To produce an aerofuel, CO2 and H2O are separated from air and chemically recycled to a specific hydrocarbon like CH4 (natural gas).
These synthetic fuels are molecularly identical to fossil fuels but release zero net CO2 emissions when burned.
In 1897, it was discovered that the unreactive CO2 molecule could be broken apart under specific conditions. Under enough heat and pressure, and in the presence of hydrogen and a metal catalyst, the Sabatier reaction takes place:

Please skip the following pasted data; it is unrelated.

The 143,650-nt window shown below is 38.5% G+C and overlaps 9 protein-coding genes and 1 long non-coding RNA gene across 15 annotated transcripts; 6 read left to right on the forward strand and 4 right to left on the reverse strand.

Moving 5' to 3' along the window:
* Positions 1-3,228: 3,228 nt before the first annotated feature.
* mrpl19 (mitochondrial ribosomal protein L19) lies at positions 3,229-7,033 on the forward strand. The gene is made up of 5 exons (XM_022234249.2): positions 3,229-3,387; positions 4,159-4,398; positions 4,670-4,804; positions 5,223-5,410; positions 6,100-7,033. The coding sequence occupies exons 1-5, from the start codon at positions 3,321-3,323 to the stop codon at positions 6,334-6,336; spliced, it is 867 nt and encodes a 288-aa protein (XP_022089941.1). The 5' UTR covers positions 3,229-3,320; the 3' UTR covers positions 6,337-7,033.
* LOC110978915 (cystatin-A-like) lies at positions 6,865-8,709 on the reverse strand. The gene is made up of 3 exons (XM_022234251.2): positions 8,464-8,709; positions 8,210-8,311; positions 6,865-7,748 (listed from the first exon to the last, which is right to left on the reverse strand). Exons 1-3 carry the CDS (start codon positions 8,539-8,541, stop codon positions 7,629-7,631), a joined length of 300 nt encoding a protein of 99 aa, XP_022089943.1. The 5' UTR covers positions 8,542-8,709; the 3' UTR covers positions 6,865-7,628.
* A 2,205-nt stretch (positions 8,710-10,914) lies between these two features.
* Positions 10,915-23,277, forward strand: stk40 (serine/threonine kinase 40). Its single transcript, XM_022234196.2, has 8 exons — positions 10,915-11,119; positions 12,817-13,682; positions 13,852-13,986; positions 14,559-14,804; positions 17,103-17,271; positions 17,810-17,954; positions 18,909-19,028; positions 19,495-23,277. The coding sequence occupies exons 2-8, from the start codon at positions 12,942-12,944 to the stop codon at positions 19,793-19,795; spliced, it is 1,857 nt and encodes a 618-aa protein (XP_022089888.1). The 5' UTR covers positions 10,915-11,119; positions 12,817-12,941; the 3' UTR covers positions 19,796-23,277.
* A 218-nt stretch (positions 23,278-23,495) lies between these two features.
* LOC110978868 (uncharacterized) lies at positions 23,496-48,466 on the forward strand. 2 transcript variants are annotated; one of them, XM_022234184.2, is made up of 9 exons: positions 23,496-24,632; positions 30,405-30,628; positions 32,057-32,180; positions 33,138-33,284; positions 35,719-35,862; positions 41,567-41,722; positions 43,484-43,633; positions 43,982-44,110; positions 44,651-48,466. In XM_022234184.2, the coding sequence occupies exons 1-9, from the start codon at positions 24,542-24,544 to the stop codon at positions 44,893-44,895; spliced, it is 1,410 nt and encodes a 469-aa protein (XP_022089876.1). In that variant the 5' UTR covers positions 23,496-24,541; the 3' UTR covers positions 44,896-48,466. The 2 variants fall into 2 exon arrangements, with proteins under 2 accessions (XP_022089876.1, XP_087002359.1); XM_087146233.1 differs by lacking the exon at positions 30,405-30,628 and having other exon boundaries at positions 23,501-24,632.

This process is also referred to as reverse combustion because it recycles CO2 (released from burning fuel) into CH4 (fuel) that can be burned again.
In 1965, a U.S. national lab proposed using nuclear energy to extract CO2 from air and convert it to CH3OH (methanol).
In 2009, the U.S. agency ARPA-E began investigating green electrofuels (made with electrolytic hydrogen) as a pathway to national energy security.
However, the 2010s fracking boom saturated the country with inexpensive natural gas and obviated the need for electrofuel research projects.
The global energy crisis has reignited the push for a technological, decentralized solution to our paralyzing dependence on fossil fuels.
Aerofuel technology merges direct air CO2 capture and conversion to hydrocarbons in a single system, pioneering the field of direct air conversion.